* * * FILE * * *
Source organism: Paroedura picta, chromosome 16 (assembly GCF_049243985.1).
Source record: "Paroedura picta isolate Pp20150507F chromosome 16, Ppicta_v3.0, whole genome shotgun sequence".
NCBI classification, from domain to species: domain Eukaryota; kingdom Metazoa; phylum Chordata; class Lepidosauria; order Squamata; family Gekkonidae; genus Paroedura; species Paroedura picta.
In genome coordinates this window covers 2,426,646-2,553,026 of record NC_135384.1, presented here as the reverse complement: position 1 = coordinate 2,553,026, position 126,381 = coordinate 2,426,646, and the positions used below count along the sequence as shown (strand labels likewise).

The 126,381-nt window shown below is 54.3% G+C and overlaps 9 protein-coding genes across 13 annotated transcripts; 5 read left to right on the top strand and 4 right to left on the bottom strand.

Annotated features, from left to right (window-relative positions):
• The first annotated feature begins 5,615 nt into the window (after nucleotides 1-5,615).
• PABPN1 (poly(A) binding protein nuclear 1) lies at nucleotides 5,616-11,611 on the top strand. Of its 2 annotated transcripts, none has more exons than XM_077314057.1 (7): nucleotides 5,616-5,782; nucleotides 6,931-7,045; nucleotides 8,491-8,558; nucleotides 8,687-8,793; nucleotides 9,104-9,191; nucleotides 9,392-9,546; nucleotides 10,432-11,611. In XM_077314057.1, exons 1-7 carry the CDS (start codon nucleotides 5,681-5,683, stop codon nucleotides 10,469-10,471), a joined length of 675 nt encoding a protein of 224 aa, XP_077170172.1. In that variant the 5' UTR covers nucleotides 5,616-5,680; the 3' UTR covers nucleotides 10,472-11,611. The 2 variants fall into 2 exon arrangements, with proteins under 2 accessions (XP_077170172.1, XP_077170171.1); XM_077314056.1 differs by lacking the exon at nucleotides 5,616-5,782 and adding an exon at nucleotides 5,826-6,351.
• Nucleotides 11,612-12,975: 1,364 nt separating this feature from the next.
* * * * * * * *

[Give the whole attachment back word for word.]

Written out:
Source organism: Paroedura picta, chromosome 16 (assembly GCF_049243985.1).
Source record: "Paroedura picta isolate Pp20150507F chromosome 16, Ppicta_v3.0, whole genome shotgun sequence".
NCBI classification, from domain to species: domain Eukaryota; kingdom Metazoa; phylum Chordata; class Lepidosauria; order Squamata; family Gekkonidae; genus Paroedura; species Paroedura picta.
In genome coordinates this window covers 2,426,646-2,553,026 of record NC_135384.1, presented here as the reverse complement: position 1 = coordinate 2,553,026, position 126,381 = coordinate 2,426,646, and the positions used below count along the sequence as shown (strand labels likewise).

The 126,381-nt window shown below is 54.3% G+C and overlaps 9 protein-coding genes across 13 annotated transcripts; 5 read left to right on the top strand and 4 right to left on the bottom strand.

Annotated features, from left to right (window-relative positions):
• The first annotated feature begins 5,615 nt into the window (after nucleotides 1-5,615).
• PABPN1 (poly(A) binding protein nuclear 1) lies at nucleotides 5,616-11,611 on the top strand. Of its 2 annotated transcripts, none has more exons than XM_077314057.1 (7): nucleotides 5,616-5,782; nucleotides 6,931-7,045; nucleotides 8,491-8,558; nucleotides 8,687-8,793; nucleotides 9,104-9,191; nucleotides 9,392-9,546; nucleotides 10,432-11,611. In XM_077314057.1, exons 1-7 carry the CDS (start codon nucleotides 5,681-5,683, stop codon nucleotides 10,469-10,471), a joined length of 675 nt encoding a protein of 224 aa, XP_077170172.1. In that variant the 5' UTR covers nucleotides 5,616-5,680; the 3' UTR covers nucleotides 10,472-11,611. The 2 variants fall into 2 exon arrangements, with proteins under 2 accessions (XP_077170172.1, XP_077170171.1); XM_077314056.1 differs by lacking the exon at nucleotides 5,616-5,782 and adding an exon at nucleotides 5,826-6,351.
• Nucleotides 11,612-12,975: 1,364 nt separating this feature from the next.